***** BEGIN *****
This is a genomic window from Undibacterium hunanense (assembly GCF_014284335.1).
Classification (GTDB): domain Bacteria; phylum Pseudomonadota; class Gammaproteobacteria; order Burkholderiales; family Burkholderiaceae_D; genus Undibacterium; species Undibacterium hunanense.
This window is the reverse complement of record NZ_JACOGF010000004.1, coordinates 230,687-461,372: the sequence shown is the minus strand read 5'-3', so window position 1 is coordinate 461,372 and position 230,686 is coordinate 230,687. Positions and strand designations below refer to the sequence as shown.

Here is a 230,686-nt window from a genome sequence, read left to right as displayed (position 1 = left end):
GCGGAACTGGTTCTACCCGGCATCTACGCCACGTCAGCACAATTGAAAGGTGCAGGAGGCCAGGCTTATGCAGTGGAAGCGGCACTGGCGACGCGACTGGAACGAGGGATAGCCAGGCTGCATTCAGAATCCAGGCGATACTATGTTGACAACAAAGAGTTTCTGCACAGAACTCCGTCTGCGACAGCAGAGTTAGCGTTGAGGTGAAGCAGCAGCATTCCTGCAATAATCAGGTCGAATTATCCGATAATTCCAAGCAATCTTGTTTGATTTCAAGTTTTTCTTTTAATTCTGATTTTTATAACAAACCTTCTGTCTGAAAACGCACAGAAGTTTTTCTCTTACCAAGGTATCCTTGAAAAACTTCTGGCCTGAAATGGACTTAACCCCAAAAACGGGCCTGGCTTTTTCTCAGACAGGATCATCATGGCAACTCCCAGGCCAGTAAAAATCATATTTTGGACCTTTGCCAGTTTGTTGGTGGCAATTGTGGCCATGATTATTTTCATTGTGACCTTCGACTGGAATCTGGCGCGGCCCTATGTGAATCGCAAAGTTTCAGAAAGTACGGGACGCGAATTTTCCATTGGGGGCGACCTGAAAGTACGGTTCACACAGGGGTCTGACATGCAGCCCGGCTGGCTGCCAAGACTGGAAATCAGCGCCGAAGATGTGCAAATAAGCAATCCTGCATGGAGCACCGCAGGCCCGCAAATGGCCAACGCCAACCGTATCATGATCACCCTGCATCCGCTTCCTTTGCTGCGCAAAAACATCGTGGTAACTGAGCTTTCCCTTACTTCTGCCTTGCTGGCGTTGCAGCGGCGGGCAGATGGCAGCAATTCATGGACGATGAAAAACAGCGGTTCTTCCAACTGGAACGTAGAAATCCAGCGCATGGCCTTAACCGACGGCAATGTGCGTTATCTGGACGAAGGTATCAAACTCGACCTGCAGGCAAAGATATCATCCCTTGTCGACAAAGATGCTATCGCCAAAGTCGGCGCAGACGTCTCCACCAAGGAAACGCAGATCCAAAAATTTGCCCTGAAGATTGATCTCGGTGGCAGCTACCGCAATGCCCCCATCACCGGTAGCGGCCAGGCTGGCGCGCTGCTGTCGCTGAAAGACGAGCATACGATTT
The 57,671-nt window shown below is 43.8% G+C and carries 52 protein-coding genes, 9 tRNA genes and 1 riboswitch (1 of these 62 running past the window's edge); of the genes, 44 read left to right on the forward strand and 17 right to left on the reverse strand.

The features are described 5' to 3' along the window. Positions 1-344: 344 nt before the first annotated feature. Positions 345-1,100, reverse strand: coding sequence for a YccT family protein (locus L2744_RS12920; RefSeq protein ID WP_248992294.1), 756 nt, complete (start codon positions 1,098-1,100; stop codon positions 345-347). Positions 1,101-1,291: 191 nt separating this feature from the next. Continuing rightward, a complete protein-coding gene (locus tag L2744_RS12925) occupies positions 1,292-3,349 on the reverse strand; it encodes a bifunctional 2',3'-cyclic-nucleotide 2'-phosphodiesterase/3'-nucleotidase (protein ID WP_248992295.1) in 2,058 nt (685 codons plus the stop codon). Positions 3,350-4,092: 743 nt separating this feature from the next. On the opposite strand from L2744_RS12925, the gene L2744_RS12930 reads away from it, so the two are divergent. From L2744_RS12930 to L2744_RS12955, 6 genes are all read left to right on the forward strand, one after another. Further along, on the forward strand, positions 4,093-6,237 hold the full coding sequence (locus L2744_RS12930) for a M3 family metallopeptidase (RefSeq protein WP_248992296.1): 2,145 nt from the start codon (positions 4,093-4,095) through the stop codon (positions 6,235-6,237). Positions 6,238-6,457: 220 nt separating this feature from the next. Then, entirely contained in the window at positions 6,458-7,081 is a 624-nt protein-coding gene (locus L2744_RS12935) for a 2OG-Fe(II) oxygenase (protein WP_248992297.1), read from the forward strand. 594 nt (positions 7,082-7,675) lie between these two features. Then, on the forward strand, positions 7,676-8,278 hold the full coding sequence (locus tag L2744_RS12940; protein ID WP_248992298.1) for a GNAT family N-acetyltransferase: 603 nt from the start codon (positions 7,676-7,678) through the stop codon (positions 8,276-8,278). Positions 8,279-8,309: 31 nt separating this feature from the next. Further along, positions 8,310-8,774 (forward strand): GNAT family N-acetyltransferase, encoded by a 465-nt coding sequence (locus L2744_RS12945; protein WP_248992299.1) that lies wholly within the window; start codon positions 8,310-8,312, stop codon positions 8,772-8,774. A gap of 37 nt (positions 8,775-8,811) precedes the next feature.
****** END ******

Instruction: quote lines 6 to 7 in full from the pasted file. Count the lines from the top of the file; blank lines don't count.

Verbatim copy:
The 57,671-nt window shown below is 43.8% G+C and carries 52 protein-coding genes, 9 tRNA genes and 1 riboswitch (1 of these 62 running past the window's edge); of the genes, 44 read left to right on the forward strand and 17 right to left on the reverse strand.

The features are described 5' to 3' along the window. Positions 1-344: 344 nt before the first annotated feature. Positions 345-1,100, reverse strand: coding sequence for a YccT family protein (locus L2744_RS12920; RefSeq protein ID WP_248992294.1), 756 nt, complete (start codon positions 1,098-1,100; stop codon positions 345-347). Positions 1,101-1,291: 191 nt separating this feature from the next. Continuing rightward, a complete protein-coding gene (locus tag L2744_RS12925) occupies positions 1,292-3,349 on the reverse strand; it encodes a bifunctional 2',3'-cyclic-nucleotide 2'-phosphodiesterase/3'-nucleotidase (protein ID WP_248992295.1) in 2,058 nt (685 codons plus the stop codon). Positions 3,350-4,092: 743 nt separating this feature from the next. On the opposite strand from L2744_RS12925, the gene L2744_RS12930 reads away from it, so the two are divergent. From L2744_RS12930 to L2744_RS12955, 6 genes are all read left to right on the forward strand, one after another. Further along, on the forward strand, positions 4,093-6,237 hold the full coding sequence (locus L2744_RS12930) for a M3 family metallopeptidase (RefSeq protein WP_248992296.1): 2,145 nt from the start codon (positions 4,093-4,095) through the stop codon (positions 6,235-6,237). Positions 6,238-6,457: 220 nt separating this feature from the next. Then, entirely contained in the window at positions 6,458-7,081 is a 624-nt protein-coding gene (locus L2744_RS12935) for a 2OG-Fe(II) oxygenase (protein WP_248992297.1), read from the forward strand. 594 nt (positions 7,082-7,675) lie between these two features. Then, on the forward strand, positions 7,676-8,278 hold the full coding sequence (locus tag L2744_RS12940; protein ID WP_248992298.1) for a GNAT family N-acetyltransferase: 603 nt from the start codon (positions 7,676-7,678) through the stop codon (positions 8,276-8,278). Positions 8,279-8,309: 31 nt separating this feature from the next. Further along, positions 8,310-8,774 (forward strand): GNAT family N-acetyltransferase, encoded by a 465-nt coding sequence (locus L2744_RS12945; protein WP_248992299.1) that lies wholly within the window; start codon positions 8,310-8,312, stop codon positions 8,772-8,774. A gap of 37 nt (positions 8,775-8,811) precedes the next feature.